Arrhythmogenic right ventricular dysplasia in pregnancy: a case report

J Reprod Med. 2006 Sep;51(9):725-8.


Background: Arrhythmogenic right ventricular dysplasia (ARVD) is characterized by progressive fibrous or fibrofatty tissue replacement of the right ventricular myocardium. Interspersed adipocytes and fibrous tissue may provide foci for arrhythmias. The clinical spectrum of ARVD may include asymptomatic premature ventricular complexes to ventricular tachycardia and sudden death. There is currently little information about ARVD in pregnancy.

Case: A 29-year-old primigravida, diagnosed with ARVD 1 year prior to pregnancy, underwent a full-term, uncomplicated pregnancy and delivery while maintained on acebutolol and an implanted cardioverter defibrillator. Her infant was born without an apparent cardiac anomaly or heart rate abnormality.

Conclusion: Successful management of pregnancy complicated by ARVD can be accomplished with an implanted cardioverter defibrillator and an antiarrhythmic agent. Such patients should be managed with close monitoring during pregnancy for signs and symptoms of arrhythmia and preventive obstetric care appropriate to their clinical profile to optimize normal deliveries.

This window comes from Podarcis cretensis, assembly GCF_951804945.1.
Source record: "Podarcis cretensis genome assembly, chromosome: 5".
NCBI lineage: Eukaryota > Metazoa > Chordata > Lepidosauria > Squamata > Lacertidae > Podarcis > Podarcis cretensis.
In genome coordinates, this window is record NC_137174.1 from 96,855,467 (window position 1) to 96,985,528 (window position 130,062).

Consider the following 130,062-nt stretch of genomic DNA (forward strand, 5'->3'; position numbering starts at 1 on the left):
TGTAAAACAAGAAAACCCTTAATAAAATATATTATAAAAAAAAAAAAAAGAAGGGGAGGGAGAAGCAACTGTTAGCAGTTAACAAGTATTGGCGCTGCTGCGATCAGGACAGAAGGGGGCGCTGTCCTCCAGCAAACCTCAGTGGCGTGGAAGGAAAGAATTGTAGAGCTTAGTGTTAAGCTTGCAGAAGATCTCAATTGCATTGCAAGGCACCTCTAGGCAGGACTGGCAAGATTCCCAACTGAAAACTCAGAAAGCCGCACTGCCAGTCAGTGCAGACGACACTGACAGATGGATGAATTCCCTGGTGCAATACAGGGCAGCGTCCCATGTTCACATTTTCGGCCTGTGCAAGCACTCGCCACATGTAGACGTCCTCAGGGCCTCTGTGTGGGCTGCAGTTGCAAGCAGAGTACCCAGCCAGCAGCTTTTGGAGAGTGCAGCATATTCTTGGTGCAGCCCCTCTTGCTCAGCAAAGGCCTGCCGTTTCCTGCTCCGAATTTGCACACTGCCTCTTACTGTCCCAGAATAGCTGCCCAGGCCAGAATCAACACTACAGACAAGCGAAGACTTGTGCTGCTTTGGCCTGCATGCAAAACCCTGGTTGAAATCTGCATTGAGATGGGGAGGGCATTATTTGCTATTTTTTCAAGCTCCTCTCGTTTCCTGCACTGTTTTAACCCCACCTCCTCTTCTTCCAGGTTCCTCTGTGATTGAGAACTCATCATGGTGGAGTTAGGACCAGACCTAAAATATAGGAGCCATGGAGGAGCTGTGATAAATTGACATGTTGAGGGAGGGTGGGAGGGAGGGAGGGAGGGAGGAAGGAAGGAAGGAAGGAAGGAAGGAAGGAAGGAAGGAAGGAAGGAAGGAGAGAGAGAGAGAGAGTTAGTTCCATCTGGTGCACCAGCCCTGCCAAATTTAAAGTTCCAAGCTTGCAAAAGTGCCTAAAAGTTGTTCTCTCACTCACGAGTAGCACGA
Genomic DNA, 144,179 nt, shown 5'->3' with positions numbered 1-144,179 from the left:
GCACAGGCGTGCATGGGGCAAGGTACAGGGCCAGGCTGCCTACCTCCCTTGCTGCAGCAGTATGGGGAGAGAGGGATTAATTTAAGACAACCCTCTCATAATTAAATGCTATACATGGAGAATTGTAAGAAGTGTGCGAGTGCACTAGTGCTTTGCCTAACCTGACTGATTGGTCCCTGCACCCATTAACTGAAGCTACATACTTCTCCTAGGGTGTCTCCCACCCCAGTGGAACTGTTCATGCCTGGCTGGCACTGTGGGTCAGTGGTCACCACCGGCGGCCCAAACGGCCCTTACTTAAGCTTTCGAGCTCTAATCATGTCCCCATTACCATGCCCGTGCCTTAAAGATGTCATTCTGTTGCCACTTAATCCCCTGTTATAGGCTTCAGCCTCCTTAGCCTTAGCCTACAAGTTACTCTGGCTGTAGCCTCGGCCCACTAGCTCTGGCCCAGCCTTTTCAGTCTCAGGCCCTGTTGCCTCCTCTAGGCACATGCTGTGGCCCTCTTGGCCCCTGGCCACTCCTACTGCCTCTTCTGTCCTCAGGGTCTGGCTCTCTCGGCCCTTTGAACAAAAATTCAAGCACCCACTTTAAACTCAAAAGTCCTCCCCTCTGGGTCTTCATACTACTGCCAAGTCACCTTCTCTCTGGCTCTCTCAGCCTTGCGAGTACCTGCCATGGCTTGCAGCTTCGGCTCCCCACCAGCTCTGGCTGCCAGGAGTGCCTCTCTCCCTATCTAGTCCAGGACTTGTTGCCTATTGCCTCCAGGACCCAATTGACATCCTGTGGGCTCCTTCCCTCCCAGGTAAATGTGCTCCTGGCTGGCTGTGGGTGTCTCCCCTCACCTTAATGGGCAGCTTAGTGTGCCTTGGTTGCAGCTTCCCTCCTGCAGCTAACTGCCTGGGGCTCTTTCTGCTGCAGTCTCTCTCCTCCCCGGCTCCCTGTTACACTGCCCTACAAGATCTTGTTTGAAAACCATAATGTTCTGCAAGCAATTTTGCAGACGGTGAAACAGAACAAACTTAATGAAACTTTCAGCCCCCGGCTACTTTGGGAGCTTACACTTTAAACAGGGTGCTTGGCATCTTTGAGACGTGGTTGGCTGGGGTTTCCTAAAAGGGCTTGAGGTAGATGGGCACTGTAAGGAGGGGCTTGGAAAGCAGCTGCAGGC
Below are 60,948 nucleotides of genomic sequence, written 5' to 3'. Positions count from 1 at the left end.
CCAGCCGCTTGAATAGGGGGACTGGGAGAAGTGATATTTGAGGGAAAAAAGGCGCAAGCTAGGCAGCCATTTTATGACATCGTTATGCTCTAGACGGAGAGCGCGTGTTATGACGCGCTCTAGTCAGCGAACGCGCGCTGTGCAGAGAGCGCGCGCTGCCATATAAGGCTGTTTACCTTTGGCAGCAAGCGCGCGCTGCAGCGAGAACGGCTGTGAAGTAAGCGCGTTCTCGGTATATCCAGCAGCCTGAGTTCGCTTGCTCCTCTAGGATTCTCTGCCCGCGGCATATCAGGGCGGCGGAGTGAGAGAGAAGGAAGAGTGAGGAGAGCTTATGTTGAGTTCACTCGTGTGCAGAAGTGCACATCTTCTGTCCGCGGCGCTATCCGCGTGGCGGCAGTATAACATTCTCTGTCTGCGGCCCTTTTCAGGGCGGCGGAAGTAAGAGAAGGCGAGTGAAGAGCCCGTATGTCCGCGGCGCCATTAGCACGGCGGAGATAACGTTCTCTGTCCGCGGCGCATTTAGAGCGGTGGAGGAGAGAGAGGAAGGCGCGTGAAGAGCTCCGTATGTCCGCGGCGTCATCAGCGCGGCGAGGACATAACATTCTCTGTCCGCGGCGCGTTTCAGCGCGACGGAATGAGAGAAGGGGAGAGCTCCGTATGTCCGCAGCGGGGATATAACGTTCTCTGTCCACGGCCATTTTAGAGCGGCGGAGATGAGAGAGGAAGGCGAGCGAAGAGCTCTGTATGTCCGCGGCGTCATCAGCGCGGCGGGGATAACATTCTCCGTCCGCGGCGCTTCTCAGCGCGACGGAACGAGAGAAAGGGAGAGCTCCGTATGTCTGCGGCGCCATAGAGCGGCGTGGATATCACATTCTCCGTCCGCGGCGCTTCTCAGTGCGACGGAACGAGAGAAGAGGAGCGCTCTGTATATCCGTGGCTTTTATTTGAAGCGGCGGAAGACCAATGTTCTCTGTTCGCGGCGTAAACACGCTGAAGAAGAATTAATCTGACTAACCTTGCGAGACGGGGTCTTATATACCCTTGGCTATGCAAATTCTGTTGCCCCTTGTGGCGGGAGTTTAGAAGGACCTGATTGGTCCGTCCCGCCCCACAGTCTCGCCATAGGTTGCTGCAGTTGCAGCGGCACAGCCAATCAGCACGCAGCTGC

Publication types

  • Case Reports

MeSH terms

  • Acebutolol / therapeutic use*
  • Adult
  • Anti-Arrhythmia Agents / therapeutic use*
  • Arrhythmogenic Right Ventricular Dysplasia / therapy*
  • Combined Modality Therapy
  • Defibrillators, Implantable*
  • Female
  • Humans
  • Infant, Newborn
  • Pregnancy
  • Pregnancy Complications, Cardiovascular / therapy*
  • Pregnancy Outcome


  • Anti-Arrhythmia Agents
  • Acebutolol